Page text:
Members of the Cabinet should be given “compulsory” training on how to be good ministers, an influential Parliamentary committee has concluded.
Calling for an end to the British political “habit” of regular ministerial reshuffles, the Commons Political and Constitutional Reform Committee said that such changes of personnel would be “inconceivable” in the world of business. It recommended that there should be an “expectation” that Cabinet ministers should remain in place for a full five-year Parliamentary term, while junior ministers should stay in post for at least two years.
At the same time there should be compulsory training for all new ministers, continuous professional development for experienced ministers and basic ministerial training for shadow ministers 12 months before the expected date of a general election, it says.
The conclusions of the committee are unlikely to be welcomed in Downing Street. Although David Cameron has carried out noticeably fewer reshuffles than his Labour predecessors, changing personnel is still considered a key way of keeping ministers in line and refreshing the Government in the eyes of the voters. In fact, Tory sources predict the Prime Minister will conduct another reshuffle before the summer recess.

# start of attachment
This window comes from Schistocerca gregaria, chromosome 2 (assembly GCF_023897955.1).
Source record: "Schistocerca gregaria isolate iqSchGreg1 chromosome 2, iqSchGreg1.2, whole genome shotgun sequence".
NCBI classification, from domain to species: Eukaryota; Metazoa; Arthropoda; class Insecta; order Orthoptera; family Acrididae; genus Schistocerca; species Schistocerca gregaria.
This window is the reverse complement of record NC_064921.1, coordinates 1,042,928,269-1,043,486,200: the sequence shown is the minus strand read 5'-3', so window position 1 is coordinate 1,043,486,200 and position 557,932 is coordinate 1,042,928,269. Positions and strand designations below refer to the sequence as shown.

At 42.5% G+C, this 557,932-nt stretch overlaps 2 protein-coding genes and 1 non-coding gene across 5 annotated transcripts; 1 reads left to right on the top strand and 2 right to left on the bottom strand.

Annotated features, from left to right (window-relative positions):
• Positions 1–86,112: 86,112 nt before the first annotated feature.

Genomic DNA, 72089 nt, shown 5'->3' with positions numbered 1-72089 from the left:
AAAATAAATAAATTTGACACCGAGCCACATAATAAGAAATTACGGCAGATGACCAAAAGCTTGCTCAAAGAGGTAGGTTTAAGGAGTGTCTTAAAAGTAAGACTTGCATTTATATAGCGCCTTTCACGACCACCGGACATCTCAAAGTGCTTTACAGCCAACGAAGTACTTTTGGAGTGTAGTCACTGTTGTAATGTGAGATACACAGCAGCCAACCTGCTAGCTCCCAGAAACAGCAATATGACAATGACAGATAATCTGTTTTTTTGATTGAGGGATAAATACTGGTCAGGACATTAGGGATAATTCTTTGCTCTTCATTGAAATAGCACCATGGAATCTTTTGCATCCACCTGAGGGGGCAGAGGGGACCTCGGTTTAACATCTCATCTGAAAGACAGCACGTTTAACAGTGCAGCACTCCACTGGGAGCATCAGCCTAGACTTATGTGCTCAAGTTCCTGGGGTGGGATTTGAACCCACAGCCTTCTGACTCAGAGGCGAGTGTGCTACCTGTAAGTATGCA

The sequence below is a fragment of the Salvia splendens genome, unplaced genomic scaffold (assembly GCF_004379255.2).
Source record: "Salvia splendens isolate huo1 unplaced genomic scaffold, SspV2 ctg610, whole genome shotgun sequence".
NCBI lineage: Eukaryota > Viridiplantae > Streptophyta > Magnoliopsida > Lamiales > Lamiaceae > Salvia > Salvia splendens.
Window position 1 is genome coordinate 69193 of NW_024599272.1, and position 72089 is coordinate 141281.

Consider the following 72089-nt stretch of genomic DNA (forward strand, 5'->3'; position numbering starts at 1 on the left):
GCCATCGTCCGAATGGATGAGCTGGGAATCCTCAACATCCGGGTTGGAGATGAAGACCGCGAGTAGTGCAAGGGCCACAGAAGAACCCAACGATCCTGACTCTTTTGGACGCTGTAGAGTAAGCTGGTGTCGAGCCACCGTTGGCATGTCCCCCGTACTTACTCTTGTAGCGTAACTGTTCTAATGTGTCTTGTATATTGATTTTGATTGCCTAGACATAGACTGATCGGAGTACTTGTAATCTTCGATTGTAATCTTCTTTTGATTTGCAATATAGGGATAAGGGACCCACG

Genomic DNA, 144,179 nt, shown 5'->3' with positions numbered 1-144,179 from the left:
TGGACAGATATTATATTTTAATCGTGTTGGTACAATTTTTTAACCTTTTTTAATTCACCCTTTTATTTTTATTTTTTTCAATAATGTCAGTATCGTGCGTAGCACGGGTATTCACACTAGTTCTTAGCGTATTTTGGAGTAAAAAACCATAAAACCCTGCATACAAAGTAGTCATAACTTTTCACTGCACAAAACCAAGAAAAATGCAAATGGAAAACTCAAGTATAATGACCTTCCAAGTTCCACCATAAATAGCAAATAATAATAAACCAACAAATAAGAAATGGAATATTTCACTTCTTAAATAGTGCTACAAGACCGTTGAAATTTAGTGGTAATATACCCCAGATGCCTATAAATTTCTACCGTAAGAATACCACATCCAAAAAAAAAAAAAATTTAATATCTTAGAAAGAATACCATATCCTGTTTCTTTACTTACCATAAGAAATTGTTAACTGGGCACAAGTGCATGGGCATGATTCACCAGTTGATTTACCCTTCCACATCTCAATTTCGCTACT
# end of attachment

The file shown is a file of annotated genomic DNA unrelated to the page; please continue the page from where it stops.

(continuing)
Graham Allen, Chair of the Committee, said governance would be better if Mr Cameron let his current team get on with the job. “Reshuffles hinder Parliament’s ability to hold Government to account. In the UK, we’ve got used to having reshuffles every couple of years, but other countries manage very well without them. Every time there is a reshuffle, it is proceeded by months of speculation about who will move where, which in itself causes a kind of paralysis within Government.”
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